Well we already have a section here. --Yalens (talk) 02:14, 16 June 2012 (UTC)


[7]>> Egyptian Christians found dead on Libya beach (Lihaas (talk) 19:12, 10 November 2013 (UTC)).

EU leaked document[edit]

EU 'civilian' mission training paramilitaries in Libya
EUobserver, 18 November 2013 – The EU's "civilian" border mission in Libya is in fact training paramilitary forces, amid a wider European and US effort to stop Libya becoming a "failed state.' According to an internal EU paper - a blueprint for the border mission, Eubam Libya, dated 18 April and seen by EUobserver - its "main effort" is to build up the "operational level" of Libya's "Border Guards (BG)" and "Naval Coast Guard (NCG)." (talk) 08:44, 18 November 2013 (UTC)


[8]>> Libya tells oil tankers to avoid seized ports>> Egyptian embassy staff kidnapped in Libya >> Egypt diplomats leave Libya after abductions >> Libya says all chemical weapons destroyed >> Libya denies coup bid after general's comment>> Libya: State of Insecurity >> Low-key vote for Libya's constitution panel>> Libya allows use of force against oil tanker>> Libya says navy seizes oil tanker from rebels >> Mass strike paralyses Libya's Benghazi(Lihaas (talk) 16:10, 26 November 2013 (UTC)).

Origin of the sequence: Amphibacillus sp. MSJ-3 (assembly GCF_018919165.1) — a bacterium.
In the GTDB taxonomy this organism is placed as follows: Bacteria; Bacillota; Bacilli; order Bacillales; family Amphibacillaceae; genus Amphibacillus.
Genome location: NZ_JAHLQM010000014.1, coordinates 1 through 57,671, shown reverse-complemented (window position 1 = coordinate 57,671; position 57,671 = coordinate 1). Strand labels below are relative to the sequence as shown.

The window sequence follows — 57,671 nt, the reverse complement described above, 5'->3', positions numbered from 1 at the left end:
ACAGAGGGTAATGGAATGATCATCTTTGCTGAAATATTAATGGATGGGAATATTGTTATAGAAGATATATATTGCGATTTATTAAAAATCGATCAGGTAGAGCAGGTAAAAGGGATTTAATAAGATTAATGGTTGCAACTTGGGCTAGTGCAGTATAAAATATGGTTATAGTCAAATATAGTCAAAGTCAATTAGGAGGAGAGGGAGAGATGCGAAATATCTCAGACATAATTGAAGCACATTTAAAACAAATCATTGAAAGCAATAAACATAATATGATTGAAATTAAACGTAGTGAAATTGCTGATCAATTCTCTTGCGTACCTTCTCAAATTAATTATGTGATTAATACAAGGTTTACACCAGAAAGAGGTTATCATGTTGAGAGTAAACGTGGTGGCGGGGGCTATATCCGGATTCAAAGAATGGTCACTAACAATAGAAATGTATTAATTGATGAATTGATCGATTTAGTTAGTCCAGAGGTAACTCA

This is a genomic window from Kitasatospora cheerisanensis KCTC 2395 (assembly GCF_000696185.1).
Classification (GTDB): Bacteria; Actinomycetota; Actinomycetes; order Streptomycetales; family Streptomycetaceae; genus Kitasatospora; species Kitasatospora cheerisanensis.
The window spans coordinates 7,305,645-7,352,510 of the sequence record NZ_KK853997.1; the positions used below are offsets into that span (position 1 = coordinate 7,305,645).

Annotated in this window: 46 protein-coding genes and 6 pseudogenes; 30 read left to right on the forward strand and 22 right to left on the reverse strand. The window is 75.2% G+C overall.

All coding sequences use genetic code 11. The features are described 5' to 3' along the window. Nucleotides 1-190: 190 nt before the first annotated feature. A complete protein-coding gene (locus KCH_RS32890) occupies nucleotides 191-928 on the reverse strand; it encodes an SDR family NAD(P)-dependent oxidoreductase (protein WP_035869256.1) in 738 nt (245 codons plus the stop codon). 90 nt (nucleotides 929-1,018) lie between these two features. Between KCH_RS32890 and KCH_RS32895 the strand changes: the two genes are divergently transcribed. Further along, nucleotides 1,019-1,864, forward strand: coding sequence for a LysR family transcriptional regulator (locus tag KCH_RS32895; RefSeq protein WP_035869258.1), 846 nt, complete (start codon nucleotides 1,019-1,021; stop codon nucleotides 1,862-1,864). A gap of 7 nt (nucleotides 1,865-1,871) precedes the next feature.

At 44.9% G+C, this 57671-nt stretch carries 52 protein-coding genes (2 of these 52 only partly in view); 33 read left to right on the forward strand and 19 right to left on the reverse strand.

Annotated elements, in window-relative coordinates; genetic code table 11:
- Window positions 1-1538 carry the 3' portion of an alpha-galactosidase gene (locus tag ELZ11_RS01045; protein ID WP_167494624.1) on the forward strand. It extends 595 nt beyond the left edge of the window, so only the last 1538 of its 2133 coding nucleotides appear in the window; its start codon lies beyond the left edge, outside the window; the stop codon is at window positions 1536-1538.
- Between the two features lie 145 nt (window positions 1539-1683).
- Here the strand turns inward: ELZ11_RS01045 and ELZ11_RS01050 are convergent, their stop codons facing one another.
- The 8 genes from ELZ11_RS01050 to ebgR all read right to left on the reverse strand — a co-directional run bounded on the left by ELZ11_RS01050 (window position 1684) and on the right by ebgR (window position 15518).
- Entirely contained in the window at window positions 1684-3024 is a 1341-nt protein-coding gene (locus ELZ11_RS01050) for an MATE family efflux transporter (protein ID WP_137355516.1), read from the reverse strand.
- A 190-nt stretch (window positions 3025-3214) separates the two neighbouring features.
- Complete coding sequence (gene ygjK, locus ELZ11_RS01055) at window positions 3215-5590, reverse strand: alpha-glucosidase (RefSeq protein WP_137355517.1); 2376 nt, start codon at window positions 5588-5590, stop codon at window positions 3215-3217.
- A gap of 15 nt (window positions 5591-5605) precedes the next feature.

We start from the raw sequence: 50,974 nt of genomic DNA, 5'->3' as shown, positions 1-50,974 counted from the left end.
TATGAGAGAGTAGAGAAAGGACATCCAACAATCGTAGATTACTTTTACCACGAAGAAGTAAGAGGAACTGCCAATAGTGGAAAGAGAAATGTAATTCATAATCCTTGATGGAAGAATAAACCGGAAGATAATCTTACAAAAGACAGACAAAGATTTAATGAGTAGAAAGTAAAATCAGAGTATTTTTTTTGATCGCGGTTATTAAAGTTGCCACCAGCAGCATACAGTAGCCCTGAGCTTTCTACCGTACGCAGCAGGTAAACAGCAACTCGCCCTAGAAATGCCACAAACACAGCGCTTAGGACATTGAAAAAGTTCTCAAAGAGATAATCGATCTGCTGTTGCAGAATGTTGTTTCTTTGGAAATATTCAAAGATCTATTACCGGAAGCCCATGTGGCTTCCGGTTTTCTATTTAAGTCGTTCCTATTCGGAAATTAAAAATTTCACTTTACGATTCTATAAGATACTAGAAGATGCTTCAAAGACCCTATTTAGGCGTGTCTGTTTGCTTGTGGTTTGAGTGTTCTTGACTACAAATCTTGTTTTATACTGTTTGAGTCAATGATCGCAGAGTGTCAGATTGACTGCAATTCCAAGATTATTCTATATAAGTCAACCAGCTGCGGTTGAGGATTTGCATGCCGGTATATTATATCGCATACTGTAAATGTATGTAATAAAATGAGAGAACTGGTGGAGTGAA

Why no mention of post-war Gaddafi loyalists (aka. "Green resistance" forces)?[edit]

Islamists are mentioned yet there is nothing in this article about post-war violence linked to Gaddafi loyalists (perhaps organized by his son in Niger). The Gaddafi loyalism after the Libyan Civil War article has plenty of reliable sources now to confirm that this is a thing. Last week the central government sent planes to the south to bomb the groups. Only a link in the "see also" section exists to hint at this. Does anyone object to adding a brief section about this to the article? Esn (talk) 08:46, 24 January 2014 (UTC)

Be WP:BOLD add it(Lihaas (talk) 13:54, 25 January 2014 (UTC)).

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There is a discussion talking place here that affects this page. Charles Essie (talk) 22:27, 3 January 2018 (UTC)